I too grew up in an environment where showing emotion was punished and I can see how it could make intimacy scary. I developed my own sexuality fairly late, and after a lot of confused, terrified avoidance, and because of that it's one of the few areas where I now feel those intimacy issues don't apply. My family hasn't managed to fuck that up, and as a result it's probably more important to me than a lot of people. 

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MrDane

...or if you a hilariously funny, but your wife thinks you are dull and boring, but she allows you to tell those stories anyway. They just never make her laugh.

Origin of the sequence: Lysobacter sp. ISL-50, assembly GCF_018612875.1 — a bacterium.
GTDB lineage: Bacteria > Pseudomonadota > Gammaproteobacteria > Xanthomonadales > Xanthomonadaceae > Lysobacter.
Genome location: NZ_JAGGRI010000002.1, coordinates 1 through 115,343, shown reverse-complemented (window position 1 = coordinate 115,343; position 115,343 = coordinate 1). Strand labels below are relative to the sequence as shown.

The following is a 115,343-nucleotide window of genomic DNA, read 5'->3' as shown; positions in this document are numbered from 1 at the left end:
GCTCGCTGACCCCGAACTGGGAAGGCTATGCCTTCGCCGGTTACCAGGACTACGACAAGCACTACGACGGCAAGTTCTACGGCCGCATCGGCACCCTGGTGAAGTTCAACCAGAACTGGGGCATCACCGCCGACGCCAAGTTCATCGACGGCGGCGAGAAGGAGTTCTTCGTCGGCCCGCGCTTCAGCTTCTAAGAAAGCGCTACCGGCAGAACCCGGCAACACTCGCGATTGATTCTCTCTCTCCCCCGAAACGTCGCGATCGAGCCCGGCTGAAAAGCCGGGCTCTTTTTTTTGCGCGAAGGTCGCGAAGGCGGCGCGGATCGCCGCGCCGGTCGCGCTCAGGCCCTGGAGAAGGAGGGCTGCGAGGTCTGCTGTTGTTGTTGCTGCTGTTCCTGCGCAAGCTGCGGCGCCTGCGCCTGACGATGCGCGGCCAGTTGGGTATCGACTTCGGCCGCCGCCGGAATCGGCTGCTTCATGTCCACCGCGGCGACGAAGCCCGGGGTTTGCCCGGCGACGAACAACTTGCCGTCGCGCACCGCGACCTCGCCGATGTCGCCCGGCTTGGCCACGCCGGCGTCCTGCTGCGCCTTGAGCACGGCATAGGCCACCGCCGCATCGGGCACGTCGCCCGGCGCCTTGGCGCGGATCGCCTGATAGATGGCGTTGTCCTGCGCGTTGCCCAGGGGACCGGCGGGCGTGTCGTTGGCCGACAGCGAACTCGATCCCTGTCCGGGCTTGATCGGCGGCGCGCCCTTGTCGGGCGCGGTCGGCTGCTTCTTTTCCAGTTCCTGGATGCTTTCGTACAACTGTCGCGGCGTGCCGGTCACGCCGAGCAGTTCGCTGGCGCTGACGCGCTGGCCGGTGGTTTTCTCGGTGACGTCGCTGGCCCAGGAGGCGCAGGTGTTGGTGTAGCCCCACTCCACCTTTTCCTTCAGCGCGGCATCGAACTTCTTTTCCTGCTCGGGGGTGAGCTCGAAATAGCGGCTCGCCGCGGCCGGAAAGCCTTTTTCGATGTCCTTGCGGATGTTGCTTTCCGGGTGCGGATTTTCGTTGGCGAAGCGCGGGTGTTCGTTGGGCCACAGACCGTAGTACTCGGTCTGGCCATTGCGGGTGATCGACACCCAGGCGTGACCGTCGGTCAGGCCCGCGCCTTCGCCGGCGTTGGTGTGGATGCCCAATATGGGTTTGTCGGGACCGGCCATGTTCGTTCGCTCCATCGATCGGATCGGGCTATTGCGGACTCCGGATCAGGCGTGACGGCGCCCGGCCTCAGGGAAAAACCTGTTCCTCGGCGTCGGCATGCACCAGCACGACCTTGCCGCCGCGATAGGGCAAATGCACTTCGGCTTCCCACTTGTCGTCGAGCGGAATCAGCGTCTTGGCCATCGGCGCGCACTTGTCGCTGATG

To me, sex is a primal thing. It is like a drug. I lose myself and trancends into a cosmic frame where all that exists is a mix of love and a freeflowing unison of my wife and I. Afterwards my batteries are charged. I believe in myself and feel worth something. It clears my mind of stress and worries. But thats just me!